by Joseph Young
Vinay Gupta, the release coordinator for Ethereum, recently gave a presentation to the European Parliament, one of the two legislative bodies of the European Union, to demonstrate the potential of Ethereum’s smart contract protocol in various industries and applications.
Currently, governments across the world are looking to adopt blockchain technology to automate systems and securely process financial transactions. Most notably, the Hong Kong Monetary Authority partnered with leading banks including HSBC to test the blockchain’s potential in trade finance and China Banknote Printing and Minting subordinate unit Royal Chinese Mint is utilizing the Ethereum protocol to digitize the Chinese yuan or renminbi (RMB).
One region that is falling behind in terms of blockchain development and implementation is Europe, the Eurozone to be specific. While some countries outside the Eurozone including Britain are actively investigating the potential of blockchain technology in various industries such as finance and insurance, countries within the EU are not necessarily allocating their resources to implement and integrate blockchain-based systems.
To encourage the adoption of blockchain and the Ethereum smart contract model, Ethereum release coordinator Vinay Gupta, who played a key role in releasing Ethereum to the public in July of 2015, presented a keynote discussion to an audience of European Parliament regulators and officials earlier in May.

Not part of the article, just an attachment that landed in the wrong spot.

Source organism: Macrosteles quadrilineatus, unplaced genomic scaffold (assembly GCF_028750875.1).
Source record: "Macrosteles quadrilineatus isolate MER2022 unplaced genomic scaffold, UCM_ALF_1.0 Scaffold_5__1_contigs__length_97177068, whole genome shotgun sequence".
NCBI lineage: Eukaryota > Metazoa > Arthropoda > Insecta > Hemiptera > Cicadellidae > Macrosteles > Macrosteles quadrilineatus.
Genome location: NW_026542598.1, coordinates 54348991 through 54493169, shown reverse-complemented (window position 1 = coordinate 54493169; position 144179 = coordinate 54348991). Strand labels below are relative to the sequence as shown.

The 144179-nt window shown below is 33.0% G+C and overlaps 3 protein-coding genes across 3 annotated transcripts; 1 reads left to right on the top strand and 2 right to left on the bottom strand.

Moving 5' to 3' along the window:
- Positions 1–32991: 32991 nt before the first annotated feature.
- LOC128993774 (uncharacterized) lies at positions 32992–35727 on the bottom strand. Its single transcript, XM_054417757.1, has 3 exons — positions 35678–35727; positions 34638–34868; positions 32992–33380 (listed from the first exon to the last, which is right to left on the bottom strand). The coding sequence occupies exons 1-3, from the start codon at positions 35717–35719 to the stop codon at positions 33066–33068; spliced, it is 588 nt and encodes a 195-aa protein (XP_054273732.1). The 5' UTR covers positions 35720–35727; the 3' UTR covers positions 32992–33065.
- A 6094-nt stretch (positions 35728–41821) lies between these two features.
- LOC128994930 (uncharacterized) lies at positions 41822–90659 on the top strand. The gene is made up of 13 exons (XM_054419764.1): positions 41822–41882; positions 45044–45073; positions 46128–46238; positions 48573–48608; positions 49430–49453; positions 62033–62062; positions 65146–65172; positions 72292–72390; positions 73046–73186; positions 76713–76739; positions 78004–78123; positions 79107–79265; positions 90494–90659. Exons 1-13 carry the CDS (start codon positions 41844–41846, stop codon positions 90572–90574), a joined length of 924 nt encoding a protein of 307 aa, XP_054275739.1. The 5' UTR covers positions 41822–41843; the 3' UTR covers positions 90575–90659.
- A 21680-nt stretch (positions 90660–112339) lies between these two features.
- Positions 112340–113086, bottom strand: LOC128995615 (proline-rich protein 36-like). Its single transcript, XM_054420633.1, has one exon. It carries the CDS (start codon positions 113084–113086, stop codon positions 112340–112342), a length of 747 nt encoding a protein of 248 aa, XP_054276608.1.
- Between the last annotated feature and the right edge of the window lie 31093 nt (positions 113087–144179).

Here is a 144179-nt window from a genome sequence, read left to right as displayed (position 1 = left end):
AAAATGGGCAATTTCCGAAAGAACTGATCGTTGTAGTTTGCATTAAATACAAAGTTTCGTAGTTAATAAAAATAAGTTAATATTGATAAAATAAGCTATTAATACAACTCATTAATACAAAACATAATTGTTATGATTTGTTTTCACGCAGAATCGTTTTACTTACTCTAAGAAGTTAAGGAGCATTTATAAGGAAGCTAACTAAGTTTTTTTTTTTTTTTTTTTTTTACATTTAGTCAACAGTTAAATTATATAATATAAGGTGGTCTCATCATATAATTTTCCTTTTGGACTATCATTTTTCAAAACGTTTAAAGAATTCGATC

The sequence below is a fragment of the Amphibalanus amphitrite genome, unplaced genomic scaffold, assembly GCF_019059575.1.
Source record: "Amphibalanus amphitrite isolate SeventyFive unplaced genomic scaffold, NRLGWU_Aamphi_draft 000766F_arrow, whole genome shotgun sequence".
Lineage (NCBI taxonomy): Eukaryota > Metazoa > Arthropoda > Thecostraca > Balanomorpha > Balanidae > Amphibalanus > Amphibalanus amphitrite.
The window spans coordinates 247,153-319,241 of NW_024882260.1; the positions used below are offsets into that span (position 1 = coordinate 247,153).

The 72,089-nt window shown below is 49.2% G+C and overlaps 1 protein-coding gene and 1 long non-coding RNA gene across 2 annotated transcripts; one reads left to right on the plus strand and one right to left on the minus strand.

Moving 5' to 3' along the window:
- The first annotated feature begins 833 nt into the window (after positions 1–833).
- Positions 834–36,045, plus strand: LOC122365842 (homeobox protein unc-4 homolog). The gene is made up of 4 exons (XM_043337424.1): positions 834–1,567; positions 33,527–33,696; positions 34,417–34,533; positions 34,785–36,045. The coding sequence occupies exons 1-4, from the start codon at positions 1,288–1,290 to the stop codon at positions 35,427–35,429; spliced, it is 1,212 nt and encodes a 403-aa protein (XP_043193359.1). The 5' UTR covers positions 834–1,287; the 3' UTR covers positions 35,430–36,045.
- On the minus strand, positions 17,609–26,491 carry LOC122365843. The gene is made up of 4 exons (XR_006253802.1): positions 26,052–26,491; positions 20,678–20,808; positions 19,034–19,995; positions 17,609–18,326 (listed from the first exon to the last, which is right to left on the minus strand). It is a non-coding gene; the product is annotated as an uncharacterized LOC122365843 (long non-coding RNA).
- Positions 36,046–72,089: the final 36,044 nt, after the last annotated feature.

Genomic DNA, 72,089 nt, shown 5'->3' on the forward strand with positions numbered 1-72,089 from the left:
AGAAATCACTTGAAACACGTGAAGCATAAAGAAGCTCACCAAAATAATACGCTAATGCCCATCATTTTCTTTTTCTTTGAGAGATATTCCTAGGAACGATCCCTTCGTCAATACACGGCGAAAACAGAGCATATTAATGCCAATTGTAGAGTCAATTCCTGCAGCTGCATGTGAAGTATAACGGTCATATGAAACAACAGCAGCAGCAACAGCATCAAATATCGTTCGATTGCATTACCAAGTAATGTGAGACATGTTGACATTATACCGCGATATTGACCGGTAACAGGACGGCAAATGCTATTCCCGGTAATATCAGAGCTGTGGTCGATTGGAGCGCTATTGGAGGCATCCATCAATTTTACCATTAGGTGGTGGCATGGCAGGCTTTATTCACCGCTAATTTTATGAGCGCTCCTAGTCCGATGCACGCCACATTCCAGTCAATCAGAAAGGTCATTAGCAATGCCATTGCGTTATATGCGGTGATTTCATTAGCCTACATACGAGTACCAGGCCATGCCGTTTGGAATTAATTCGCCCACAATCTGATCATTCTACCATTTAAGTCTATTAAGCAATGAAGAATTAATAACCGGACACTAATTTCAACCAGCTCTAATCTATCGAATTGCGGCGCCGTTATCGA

During his talk, Gupta focused on two main components; the utilization of smart contracts to set up multiple systems that can interoperate with each other and the mechanical representations of law that would ultimately allow programs to automatically verify their compliance with existing EU laws and regulations.
In the first part of the presentation, Gupta dove into the potential of smart contracts to create two or more systems that can operate in an automated way. An example of such interoperable system would be grants or investment deals between the public and private sectors offered by the EU and the European Parliament. Companies would create smart contracts to denote their dedication to certain projects co-led by the government.
“The critical thing about the Ethereum model is that the smart contract allows you to build new applications that share the same underlying blockchain and this has two advantages: the cost of rolling out the application is much lower, and secondly, the applications can communicate with each other to form systems,” said Gupta.
In consideration of the above-mentioned smart contract model wherein organizations from the public and private sectors cooperate with each other, compliance with regulations and laws would be presented a major challenge to startups, especially in the finance industries. To streamline the process of complying with regulations and existing laws, Gupta suggested the idea of creating mechanical representations of laws that would enable programs to self-verify if they are compliant with EU regulations or not.
“The thing which would be most useful in all of this is if we had mechanical representations of law it would allow people to figure out whether what they wanted to do is compliant or not compliant very cheaply. This is an enormously powerful new growth area and the more work that could be done on creating software definitions of law that would allow people to automatically check when their programs are compliant, the better the future will be,” Gupta explained.
Since regulations and legal procedures cost companies millions of dollars on an annual basis, for startups and small enterprises in the private sector, Gupta stated that it would be incredibly beneficial, in the sense that it would allow companies to focus on product development and allocate their resources elsewhere.